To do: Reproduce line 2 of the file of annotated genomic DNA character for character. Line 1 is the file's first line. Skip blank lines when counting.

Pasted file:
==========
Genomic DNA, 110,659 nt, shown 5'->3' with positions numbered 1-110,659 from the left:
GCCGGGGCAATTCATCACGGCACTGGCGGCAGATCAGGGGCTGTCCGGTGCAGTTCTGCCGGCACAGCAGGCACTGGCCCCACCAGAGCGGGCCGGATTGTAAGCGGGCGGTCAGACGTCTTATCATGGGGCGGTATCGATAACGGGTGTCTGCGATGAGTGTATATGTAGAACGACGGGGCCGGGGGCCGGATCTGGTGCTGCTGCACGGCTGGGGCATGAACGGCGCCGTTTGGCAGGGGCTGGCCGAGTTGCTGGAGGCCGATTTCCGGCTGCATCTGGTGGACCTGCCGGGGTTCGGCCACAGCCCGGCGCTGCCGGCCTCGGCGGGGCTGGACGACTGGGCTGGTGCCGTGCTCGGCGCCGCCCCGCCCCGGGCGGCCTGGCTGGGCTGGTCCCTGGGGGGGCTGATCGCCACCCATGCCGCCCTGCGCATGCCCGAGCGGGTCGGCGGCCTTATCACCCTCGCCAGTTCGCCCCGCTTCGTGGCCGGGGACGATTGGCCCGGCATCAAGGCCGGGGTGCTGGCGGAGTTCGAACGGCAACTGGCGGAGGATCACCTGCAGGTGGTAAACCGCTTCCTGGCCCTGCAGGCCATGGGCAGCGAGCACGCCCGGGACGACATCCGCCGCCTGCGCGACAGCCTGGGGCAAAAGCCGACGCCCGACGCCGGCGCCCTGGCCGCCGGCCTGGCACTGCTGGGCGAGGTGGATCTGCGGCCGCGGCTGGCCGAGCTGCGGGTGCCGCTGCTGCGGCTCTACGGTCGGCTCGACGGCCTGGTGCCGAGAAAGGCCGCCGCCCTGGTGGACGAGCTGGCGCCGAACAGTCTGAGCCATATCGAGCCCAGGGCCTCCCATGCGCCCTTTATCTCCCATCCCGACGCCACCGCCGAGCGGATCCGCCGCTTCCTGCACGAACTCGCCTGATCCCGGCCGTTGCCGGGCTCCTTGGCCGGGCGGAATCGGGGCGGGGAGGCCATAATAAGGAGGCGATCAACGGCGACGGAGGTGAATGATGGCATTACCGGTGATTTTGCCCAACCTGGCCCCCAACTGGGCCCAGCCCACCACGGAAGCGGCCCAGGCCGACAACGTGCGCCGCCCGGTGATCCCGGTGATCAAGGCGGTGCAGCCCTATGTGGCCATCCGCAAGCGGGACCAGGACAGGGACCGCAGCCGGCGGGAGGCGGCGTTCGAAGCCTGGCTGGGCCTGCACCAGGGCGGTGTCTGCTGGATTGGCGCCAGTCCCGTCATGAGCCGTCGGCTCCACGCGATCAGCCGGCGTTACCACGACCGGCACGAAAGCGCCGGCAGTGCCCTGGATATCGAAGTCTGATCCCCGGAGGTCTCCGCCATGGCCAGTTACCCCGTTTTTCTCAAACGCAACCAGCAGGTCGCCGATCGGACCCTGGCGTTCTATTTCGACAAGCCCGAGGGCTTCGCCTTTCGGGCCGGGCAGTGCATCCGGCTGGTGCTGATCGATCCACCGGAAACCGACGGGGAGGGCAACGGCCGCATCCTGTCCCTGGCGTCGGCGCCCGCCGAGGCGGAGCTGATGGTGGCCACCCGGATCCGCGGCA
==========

GCCGGGGCAATTCATCACGGCACTGGCGGCAGATCAGGGGCTGTCCGGTGCAGTTCTGCCGGCACAGCAGGCACTGGCCCCACCAGAGCGGGCCGGATTGTAAGCGGGCGGTCAGACGTCTTATCATGGGGCGGTATCGATAACGGGTGTCTGCGATGAGTGTATATGTAGAACGACGGGGCCGGGGGCCGGATCTGGTGCTGCTGCACGGCTGGGGCATGAACGGCGCCGTTTGGCAGGGGCTGGCCGAGTTGCTGGAGGCCGATTTCCGGCTGCATCTGGTGGACCTGCCGGGGTTCGGCCACAGCCCGGCGCTGCCGGCCTCGGCGGGGCTGGACGACTGGGCTGGTGCCGTGCTCGGCGCCGCCCCGCCCCGGGCGGCCTGGCTGGGCTGGTCCCTGGGGGGGCTGATCGCCACCCATGCCGCCCTGCGCATGCCCGAGCGGGTCGGCGGCCTTATCACCCTCGCCAGTTCGCCCCGCTTCGTGGCCGGGGACGATTGGCCCGGCATCAAGGCCGGGGTGCTGGCGGAGTTCGAACGGCAACTGGCGGAGGATCACCTGCAGGTGGTAAACCGCTTCCTGGCCCTGCAGGCCATGGGCAGCGAGCACGCCCGGGACGACATCCGCCGCCTGCGCGACAGCCTGGGGCAAAAGCCGACGCCCGACGCCGGCGCCCTGGCCGCCGGCCTGGCACTGCTGGGCGAGGTGGATCTGCGGCCGCGGCTGGCCGAGCTGCGGGTGCCGCTGCTGCGGCTCTACGGTCGGCTCGACGGCCTGGTGCCGAGAAAGGCCGCCGCCCTGGTGGACGAGCTGGCGCCGAACAGTCTGAGCCATATCGAGCCCAGGGCCTCCCATGCGCCCTTTATCTCCCATCCCGACGCCACCGCCGAGCGGATCCGCCGCTTCCTGCACGAACTCGCCTGATCCCGGCCGTTGCCGGGCTCCTTGGCCGGGCGGAATCGGGGCGGGGAGGCCATAATAAGGAGGCGATCAACGGCGACGGAGGTGAATGATGGCATTACCGGTGATTTTGCCCAACCTGGCCCCCAACTGGGCCCAGCCCACCACGGAAGCGGCCCAGGCCGACAACGTGCGCCGCCCGGTGATCCCGGTGATCAAGGCGGTGCAGCCCTATGTGGCCATCCGCAAGCGGGACCAGGACAGGGACCGCAGCCGGCGGGAGGCGGCGTTCGAAGCCTGGCTGGGCCTGCACCAGGGCGGTGTCTGCTGGATTGGCGCCAGTCCCGTCATGAGCCGTCGGCTCCACGCGATCAGCCGGCGTTACCACGACCGGCACGAAAGCGCCGGCAGTGCCCTGGATATCGAAGTCTGATCCCCGGAGGTCTCCGCCATGGCCAGTTACCCCGTTTTTCTCAAACGCAACCAGCAGGTCGCCGATCGGACCCTGGCGTTCTATTTCGACAAGCCCGAGGGCTTCGCCTTTCGGGCCGGGCAGTGCATCCGGCTGGTGCTGATCGATCCACCGGAAACCGACGGGGAGGGCAACGGCCGCATCCTGTCCCTGGCGTCGGCGCCCGCCGAGGCGGAGCTGATGGTGGCCACCCGGATCCGCGGCA